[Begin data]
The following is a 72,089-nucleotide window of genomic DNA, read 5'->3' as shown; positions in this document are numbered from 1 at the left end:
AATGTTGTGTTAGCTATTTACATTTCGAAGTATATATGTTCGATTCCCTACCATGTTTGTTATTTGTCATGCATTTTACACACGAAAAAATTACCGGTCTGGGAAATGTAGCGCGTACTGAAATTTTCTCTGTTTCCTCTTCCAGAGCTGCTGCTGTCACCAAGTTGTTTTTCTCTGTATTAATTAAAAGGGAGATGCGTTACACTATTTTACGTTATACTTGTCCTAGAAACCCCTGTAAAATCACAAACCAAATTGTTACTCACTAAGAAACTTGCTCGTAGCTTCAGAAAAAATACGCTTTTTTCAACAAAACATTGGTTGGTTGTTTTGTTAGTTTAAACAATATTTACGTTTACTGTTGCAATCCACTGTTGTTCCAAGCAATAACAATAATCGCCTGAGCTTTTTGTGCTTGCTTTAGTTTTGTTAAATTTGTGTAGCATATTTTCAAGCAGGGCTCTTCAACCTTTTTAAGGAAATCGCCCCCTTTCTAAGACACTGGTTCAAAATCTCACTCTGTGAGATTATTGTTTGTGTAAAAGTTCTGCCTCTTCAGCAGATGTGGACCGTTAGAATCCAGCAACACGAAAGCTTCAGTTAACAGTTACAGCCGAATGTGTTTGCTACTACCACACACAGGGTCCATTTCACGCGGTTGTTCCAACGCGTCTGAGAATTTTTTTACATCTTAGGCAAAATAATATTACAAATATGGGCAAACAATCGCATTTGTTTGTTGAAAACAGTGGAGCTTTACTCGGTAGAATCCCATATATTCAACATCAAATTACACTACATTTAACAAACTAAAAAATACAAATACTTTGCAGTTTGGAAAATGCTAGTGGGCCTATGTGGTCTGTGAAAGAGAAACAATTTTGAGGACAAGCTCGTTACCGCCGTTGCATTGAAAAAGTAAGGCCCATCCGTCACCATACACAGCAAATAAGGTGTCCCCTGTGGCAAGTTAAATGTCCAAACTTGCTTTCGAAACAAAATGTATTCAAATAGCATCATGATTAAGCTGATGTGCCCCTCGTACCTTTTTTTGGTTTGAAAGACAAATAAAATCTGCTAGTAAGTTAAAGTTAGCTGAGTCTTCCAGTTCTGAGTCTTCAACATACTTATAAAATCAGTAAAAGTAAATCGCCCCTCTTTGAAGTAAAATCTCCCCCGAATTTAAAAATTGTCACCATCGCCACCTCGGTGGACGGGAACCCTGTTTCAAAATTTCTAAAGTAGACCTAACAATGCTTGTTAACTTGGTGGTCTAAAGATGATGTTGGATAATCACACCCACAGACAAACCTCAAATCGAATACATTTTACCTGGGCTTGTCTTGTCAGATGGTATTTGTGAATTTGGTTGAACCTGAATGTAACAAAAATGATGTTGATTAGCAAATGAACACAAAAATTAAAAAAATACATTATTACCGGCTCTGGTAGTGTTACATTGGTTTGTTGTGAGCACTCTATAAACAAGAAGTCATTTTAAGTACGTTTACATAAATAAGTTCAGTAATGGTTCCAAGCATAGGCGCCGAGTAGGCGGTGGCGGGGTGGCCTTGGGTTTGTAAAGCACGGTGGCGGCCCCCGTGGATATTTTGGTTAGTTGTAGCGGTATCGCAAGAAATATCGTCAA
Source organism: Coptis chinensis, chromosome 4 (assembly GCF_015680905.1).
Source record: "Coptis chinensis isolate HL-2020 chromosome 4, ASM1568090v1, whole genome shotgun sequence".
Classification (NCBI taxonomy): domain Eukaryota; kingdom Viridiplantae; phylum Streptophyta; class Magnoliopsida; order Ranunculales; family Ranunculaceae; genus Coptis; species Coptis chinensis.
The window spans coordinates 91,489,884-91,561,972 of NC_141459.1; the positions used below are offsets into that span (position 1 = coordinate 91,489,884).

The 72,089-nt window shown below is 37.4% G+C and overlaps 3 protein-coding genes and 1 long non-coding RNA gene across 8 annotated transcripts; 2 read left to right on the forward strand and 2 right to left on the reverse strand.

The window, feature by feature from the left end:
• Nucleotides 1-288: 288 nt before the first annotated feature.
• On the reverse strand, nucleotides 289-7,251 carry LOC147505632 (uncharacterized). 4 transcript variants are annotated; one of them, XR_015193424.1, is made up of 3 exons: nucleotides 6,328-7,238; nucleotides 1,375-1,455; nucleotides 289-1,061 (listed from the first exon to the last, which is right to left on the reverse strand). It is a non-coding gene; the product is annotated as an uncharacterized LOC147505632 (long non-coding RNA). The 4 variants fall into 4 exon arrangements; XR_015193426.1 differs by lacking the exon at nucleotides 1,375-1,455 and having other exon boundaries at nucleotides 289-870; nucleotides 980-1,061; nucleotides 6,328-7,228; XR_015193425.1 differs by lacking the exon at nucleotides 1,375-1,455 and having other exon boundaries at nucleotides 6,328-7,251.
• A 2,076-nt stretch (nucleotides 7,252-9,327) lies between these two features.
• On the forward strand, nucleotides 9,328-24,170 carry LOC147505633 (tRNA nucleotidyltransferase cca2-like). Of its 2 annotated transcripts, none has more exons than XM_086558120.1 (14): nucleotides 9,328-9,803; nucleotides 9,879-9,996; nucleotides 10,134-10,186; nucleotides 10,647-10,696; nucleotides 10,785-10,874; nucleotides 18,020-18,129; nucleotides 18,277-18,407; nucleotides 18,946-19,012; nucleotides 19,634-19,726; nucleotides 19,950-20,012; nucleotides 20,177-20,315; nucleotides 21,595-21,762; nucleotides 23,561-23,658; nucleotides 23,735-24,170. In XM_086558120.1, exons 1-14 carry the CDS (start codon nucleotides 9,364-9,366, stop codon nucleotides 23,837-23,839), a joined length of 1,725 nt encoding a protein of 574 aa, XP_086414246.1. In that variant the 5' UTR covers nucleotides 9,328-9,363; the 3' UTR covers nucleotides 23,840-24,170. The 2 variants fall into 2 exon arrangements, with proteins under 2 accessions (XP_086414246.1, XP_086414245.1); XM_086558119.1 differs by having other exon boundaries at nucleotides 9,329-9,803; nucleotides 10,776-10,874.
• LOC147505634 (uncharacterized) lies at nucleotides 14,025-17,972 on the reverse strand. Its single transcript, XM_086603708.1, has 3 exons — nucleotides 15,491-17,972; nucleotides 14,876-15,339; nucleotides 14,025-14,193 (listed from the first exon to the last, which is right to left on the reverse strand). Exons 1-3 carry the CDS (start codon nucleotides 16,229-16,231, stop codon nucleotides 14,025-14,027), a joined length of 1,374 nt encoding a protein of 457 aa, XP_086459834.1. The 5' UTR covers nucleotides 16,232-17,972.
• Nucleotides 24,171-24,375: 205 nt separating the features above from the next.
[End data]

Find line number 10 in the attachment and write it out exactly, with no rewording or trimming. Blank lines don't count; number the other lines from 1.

• On the reverse strand, nucleotides 289-7,251 carry LOC147505632 (uncharacterized). 4 transcript variants are annotated; one of them, XR_015193424.1, is made up of 3 exons: nucleotides 6,328-7,238; nucleotides 1,375-1,455; nucleotides 289-1,061 (listed from the first exon to the last, which is right to left on the reverse strand). It is a non-coding gene; the product is annotated as an uncharacterized LOC147505632 (long non-coding RNA). The 4 variants fall into 4 exon arrangements; XR_015193426.1 differs by lacking the exon at nucleotides 1,375-1,455 and having other exon boundaries at nucleotides 289-870; nucleotides 980-1,061; nucleotides 6,328-7,228; XR_015193425.1 differs by lacking the exon at nucleotides 1,375-1,455 and having other exon boundaries at nucleotides 6,328-7,251.